Sinclair, you know, I haven't attached the cars yet. One last hail mary.


Some of the problem is that the 2-8-4 doesn't like 036 curves. The distance between the front of the first drive wheel and the last pushes through the rails. I think that's why Thomas did well.


I changed the layout in case the cars attached won't help. Started from the leg of the L and up to the same point for a 3 degree slope. I am trying to get that mocked up and tested.



Images (1)
  • ARR

I visited a layout where the train used the same grade to go up as well as down, similar to yours.  It had conventional control and it used a relay, triggered by isolated rails on the reverse loops, to switch between two voltages to the track:  a higher voltage going uphill and a lower one going downhill.  I do not know the specifics on how he did it, but it worked well.



Originally Posted by CAPPilot:

I visited a layout where the train used the same grade to go up as well as down, similar to yours.  It had conventional control and it used a relay, triggered by isolated rails on the reverse loops, to switch between two voltages to the track:  a higher voltage going uphill and a lower one going downhill.  I do not know the specifics on how he did it, but it worked well.



I do that with a trolley circuit which has grades. I run conventional. Just need some relays and diodes. In a worse case situation you can pulse it down the hill with a repeat cycle timer. You do not need cruise control.


Dale H

Originally Posted by Dale H:

Will look into a relay solution. I see the diagram,are there 2 turnouts? does the train always travel the same way or do you reverse it and go both directions?


Dale H

They are manual switches. I let the non-derail feature push the frogs on every pass. So, it alternates clockwise to counter-clockwise and vice-versa on each pass. I may use non-track powered remotes with no control switch for a power-assisted non-derail.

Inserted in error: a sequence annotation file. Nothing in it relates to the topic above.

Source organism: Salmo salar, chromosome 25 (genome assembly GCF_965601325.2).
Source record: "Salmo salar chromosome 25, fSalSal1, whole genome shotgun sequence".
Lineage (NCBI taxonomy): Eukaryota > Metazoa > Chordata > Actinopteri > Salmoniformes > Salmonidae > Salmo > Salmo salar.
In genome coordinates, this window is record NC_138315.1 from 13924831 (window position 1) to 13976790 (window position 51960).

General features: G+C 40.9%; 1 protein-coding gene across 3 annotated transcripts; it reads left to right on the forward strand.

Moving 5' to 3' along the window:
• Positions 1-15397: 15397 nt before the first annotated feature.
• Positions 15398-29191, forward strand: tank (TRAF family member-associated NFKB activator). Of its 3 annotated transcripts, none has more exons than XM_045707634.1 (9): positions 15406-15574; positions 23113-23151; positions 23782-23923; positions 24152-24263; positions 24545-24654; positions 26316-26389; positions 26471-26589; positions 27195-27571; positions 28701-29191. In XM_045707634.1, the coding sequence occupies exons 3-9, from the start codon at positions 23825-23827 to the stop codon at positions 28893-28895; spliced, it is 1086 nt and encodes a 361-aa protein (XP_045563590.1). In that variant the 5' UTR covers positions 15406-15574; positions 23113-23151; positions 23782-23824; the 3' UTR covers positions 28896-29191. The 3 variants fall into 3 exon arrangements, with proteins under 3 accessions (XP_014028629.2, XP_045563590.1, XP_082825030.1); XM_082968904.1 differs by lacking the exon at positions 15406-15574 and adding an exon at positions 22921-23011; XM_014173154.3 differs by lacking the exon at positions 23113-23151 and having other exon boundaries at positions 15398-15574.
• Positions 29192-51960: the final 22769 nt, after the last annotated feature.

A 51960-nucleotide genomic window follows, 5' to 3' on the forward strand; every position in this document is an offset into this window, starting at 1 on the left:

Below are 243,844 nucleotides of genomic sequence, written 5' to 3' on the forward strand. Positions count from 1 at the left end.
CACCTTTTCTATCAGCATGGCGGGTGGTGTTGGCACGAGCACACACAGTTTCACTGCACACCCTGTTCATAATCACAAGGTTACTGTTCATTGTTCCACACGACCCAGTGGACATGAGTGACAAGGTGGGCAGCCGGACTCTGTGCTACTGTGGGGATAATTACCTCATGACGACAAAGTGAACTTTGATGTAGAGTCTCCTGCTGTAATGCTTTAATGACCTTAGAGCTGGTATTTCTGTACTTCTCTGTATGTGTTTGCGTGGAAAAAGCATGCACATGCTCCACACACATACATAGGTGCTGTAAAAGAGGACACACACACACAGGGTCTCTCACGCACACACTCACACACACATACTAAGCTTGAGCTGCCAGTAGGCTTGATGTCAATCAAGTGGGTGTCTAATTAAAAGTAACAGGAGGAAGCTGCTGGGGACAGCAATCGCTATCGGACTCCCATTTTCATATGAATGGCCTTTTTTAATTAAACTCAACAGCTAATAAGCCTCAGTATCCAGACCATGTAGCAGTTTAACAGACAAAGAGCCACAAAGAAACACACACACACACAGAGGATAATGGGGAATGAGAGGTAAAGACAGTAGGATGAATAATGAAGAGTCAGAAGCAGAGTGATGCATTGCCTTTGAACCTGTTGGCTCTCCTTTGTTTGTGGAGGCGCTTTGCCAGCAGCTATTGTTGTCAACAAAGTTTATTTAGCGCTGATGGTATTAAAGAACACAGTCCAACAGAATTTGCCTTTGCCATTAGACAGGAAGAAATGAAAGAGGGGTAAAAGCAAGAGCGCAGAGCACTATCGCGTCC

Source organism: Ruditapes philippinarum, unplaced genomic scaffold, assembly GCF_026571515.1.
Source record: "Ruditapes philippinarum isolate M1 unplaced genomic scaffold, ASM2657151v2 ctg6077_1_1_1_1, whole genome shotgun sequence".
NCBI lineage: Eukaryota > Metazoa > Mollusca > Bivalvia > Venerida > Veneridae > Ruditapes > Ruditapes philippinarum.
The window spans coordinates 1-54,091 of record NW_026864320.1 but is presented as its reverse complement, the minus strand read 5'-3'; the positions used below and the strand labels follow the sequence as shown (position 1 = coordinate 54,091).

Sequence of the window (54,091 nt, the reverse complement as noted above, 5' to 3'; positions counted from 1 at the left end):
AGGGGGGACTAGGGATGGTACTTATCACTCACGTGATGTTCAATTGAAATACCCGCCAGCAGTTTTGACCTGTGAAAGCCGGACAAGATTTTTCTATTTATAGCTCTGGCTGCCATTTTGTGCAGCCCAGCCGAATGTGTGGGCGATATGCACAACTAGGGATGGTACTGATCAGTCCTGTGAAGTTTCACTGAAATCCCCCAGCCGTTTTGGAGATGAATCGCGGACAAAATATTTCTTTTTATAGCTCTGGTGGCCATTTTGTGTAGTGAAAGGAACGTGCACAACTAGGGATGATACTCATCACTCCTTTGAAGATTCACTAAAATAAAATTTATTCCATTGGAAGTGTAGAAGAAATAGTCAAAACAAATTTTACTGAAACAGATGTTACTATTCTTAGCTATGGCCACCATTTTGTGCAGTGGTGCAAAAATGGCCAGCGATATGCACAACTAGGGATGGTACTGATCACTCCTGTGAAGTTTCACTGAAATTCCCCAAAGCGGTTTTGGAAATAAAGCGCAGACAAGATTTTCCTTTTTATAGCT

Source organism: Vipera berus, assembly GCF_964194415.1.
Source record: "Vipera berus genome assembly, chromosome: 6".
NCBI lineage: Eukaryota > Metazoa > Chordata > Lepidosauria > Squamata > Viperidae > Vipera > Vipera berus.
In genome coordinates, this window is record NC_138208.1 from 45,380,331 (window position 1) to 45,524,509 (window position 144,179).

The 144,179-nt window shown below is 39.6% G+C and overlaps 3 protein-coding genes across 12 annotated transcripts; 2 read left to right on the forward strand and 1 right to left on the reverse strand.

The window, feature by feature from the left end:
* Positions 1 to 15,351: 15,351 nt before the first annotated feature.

Originally Posted by ekaz:

Might work if you isolate the down section center rails, hook that section to a second transformer set at a lower voltage, and connect the grounds of the two transformers. That would be about as simple as it gets. Good luck.

Ed Kaz

Good thought, ekaz. FasTrack is simple enough to isolate and I have a ZW-C with 2 180 bricks with 4 channels. I am only using three. I could set ,say, D to a lower voltage. That would be a failsafe even if the someone turned the remote to full throttle.

Thank you.

I do not see how that would work since the trains run in both directions, you would have to manually worked the throttles.  Also pickup rollers will jump the center blocks paralleling the transformer taps.


Easier to use one tap with a voltage dropper. Relay logic could establish train direction using 2 relays. The method is shown here for directional crossing gates.


Dropping voltage with diodes and bridge rectifiers is shown here



I think you would need 4 relays in all and maybe 5 bridge rectifiers to drop voltage.


From that cascade of diodes you would have 3 voltages, no drop,for uphill,-3 volts for flat surfaces and -6 volts for downhill. These voltages would be adjustable to suit needs.



One 18V transformer tap could run the relay coils. Another tap would supply track voltage in series with the diode cascade. If you could make an outside insulated rail all the way up the spiral or grade,I think you could do it with 4 relays. I do not know how easy this would be to do with fast track. Other wise you could do it with 10 relays, a much more cumbersome latching system with short isolated out side rails at the grade approaches. The 2 direction relays would determine whether the 2 grade occupancy  relay contacts cut or increase voltage on the grade when occupied by the train.


With this method,if only 1 train runs on the loop, no center rails would need to be isolated,thus no roller jumping problems,only the outside rail on the grades and 2 short sections at a distant place which would work the direction relays.. The power to the track would be determined by the position and direction of the train.


Dale H